Note: This post has been updated and incorporated into 10 Ways to Be a Better Learner – an essential read for the serious lifelong learner.
No rocket science here, folks. No snake oil. Just good ol’ common sense that, unfortunately, often fails the rigors of execution. So it goes with goals. As I have suggested before, if you really want to learn something, you need to set clear goals.
More often than not, we have only a vague notion in our minds of what we want to learn. And even if we seem to state it clearly – e.g. “I want to learn Spanish,” or “I want to understand classical music” – we don’t tend to break our larger learning desires down into manageable chunks. Time passes – years, too often – and somehow we have not achieved what we had hoped we might.
In my experience, there are three key reasons why we fail to achieve learning goals:
1. A lack of rigor in setting goals
This takes four major forms:
2. A lack of conscious commitment to goals
Stating a goal is one thing; truly committing to it can be quite another. Being rigorous and clear with your goals can help with establishing a true sense of commitment because it gives you a more realistic perspective on what achievement of a goal will actually require. As Jeremy Dean suggests over on PsyBlog, we’ve been conditioned by a great deal of self-help literature to believe that positive visualization or fantasizing about success is one key to making achievement of our goals a reality. Research suggests, however, that we more authentically commit to a goal if we can clearly see the contrast between a positive future and our current reality and then consciously embrace the work that it will take to move from the present to the future.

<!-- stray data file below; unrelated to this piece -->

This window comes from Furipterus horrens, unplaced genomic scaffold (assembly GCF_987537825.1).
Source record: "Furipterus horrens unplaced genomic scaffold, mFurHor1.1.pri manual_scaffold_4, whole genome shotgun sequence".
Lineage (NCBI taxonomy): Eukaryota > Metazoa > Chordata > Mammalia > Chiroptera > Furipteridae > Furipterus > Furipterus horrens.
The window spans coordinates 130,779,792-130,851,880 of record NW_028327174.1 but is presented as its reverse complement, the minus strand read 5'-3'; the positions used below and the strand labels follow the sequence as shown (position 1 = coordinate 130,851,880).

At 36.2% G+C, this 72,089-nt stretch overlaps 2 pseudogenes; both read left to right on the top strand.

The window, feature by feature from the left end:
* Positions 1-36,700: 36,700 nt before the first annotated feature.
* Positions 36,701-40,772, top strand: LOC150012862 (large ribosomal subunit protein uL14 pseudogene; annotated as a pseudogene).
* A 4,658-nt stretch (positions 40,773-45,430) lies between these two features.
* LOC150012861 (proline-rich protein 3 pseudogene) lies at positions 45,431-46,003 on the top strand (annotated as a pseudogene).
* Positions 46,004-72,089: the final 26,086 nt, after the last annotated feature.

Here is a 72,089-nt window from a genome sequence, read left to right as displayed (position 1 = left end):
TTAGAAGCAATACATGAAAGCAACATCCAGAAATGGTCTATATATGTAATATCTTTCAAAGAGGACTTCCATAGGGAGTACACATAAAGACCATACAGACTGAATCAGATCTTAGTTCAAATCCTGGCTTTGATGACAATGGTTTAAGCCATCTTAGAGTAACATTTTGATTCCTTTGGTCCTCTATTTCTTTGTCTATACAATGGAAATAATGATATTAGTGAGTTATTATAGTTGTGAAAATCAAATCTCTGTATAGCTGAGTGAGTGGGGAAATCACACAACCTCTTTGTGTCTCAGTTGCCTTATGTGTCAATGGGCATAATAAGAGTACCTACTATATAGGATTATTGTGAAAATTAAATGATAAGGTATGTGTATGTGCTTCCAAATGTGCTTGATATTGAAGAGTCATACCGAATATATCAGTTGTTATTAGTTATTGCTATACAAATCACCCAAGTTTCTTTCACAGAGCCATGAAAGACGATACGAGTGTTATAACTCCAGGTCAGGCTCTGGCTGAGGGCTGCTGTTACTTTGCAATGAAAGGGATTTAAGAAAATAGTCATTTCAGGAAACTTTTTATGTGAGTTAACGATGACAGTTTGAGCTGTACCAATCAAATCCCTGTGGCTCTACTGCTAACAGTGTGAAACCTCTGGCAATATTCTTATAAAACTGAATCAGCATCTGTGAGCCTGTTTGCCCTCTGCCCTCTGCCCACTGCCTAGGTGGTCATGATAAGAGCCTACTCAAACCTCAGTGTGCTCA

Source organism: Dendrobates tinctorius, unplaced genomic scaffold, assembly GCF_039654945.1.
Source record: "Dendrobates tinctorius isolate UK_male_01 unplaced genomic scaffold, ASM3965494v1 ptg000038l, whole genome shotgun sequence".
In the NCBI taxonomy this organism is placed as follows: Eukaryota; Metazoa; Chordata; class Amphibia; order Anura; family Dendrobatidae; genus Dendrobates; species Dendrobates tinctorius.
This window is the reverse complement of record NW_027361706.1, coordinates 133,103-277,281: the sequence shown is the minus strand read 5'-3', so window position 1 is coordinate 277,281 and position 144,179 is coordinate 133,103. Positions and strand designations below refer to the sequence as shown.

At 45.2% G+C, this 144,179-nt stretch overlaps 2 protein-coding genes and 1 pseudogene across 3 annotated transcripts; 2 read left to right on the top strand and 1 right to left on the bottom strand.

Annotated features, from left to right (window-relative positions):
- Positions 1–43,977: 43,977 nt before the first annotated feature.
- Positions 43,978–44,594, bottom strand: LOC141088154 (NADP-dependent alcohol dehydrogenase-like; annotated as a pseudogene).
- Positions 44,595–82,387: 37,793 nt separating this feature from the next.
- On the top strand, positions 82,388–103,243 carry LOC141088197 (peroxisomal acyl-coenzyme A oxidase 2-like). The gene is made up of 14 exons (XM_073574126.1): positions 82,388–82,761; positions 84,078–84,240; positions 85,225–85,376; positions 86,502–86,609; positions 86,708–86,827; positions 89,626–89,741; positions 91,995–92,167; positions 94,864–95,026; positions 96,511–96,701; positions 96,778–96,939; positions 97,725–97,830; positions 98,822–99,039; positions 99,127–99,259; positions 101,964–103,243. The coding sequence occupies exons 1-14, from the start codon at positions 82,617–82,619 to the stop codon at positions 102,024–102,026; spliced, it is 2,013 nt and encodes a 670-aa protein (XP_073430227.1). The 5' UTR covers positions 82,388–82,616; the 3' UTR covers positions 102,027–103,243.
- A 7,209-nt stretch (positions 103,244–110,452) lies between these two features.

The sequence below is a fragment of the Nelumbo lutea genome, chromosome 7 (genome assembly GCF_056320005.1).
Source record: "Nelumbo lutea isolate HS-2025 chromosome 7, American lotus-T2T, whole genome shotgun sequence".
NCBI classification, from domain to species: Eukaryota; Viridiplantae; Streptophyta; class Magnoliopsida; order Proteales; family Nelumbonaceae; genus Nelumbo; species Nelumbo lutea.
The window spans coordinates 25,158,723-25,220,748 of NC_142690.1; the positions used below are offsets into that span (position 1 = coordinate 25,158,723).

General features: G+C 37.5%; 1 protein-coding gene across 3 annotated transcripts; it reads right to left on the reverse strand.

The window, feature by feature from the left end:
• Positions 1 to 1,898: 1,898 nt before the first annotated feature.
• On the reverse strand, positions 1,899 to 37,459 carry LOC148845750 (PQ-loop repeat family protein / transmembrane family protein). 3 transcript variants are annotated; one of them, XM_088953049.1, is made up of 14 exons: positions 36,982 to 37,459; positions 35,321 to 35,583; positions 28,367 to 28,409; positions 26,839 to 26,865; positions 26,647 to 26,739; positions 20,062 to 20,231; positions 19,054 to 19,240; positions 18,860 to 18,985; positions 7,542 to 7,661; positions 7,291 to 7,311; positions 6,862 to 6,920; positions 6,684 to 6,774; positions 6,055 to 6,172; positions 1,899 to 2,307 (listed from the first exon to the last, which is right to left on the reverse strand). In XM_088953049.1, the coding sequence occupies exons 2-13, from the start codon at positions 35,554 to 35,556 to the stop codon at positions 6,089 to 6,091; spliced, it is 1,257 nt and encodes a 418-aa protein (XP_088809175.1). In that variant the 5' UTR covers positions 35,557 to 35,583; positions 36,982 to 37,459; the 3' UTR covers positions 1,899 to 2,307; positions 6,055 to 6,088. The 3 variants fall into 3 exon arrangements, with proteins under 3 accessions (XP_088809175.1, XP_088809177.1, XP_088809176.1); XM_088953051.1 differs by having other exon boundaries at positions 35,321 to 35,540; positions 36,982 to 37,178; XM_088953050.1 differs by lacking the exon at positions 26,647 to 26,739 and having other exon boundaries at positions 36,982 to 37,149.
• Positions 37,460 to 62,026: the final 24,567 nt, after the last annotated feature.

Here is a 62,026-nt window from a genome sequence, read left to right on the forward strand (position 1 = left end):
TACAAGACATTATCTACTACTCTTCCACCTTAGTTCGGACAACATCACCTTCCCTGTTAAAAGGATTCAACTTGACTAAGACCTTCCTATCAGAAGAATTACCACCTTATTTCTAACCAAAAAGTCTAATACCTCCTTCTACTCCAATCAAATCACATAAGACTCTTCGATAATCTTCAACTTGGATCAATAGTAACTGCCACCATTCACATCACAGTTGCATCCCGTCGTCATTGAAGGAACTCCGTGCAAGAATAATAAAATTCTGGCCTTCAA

3. A tendency to treat a goal as a fixed outcome rather than a process
By their nature, goals tend to take time, and many goals defy completion in any definite sense. If your goal, for example, is to be a great leader, when are you done? Even with more concrete goals, however, we tend to forget that the goal is as much about the journey as the destination. This is yet another reason why objectives and measures are so important. It’s all too easy to lose motivation if the top of the mountain is nowhere in site, but by plotting out reachable points along our path we maintain a sense of progress. This is also an aspect of goals in which reflection is important. The process of reflection makes it clear how much we learn along the way, even if achievement of the overall goal is far in the distance.
In my experience, if you address these three areas, you can’t help but become a more effective learner. What’s you experience? Please comment and share. Also, I encourage you to check out the other posts in this series:
I am an avid lifelong learner who writes and speaks frequently on the critical role of learning in our fast-changing world.